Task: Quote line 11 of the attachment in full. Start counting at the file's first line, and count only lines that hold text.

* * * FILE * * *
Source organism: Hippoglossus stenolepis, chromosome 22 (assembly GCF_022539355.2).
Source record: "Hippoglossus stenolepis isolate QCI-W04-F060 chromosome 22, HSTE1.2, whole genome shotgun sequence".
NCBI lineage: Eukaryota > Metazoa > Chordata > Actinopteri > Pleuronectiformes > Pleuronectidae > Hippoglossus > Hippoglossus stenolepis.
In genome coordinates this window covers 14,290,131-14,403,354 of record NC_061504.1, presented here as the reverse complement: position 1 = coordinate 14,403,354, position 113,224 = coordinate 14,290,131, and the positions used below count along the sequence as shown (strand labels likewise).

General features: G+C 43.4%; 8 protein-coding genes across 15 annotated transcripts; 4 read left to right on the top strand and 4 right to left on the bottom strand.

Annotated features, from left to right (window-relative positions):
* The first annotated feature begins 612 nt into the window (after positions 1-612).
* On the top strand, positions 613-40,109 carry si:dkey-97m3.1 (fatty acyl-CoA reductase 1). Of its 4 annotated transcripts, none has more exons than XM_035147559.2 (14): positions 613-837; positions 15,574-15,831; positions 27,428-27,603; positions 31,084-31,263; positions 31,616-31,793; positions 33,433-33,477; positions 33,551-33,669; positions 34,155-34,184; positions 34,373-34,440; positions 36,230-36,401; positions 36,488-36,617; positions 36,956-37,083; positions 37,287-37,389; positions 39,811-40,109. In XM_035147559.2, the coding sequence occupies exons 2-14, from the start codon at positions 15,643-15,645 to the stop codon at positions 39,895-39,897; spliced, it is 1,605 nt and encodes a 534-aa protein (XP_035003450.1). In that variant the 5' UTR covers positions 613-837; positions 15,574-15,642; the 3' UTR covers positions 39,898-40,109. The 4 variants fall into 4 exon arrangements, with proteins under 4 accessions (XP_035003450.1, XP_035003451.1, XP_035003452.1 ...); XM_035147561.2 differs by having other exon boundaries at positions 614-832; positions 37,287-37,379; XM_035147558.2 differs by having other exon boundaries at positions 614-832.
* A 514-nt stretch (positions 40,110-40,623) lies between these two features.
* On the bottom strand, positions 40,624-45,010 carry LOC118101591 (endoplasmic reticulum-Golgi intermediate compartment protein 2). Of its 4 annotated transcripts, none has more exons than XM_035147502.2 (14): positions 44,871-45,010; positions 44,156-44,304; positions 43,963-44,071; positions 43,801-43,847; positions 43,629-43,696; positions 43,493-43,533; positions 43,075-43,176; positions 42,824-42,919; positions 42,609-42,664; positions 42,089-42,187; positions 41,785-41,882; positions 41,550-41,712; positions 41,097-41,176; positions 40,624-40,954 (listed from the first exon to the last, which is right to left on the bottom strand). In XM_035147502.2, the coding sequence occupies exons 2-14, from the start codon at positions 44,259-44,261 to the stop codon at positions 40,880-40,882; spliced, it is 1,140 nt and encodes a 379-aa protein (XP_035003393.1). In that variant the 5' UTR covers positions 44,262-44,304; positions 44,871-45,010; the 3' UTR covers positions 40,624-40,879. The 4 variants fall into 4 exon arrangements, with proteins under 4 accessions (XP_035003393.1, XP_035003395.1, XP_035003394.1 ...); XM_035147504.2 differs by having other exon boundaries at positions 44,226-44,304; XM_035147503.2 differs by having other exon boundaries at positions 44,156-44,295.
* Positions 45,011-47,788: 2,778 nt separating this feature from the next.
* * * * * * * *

* Positions 45,011-47,788: 2,778 nt separating this feature from the next.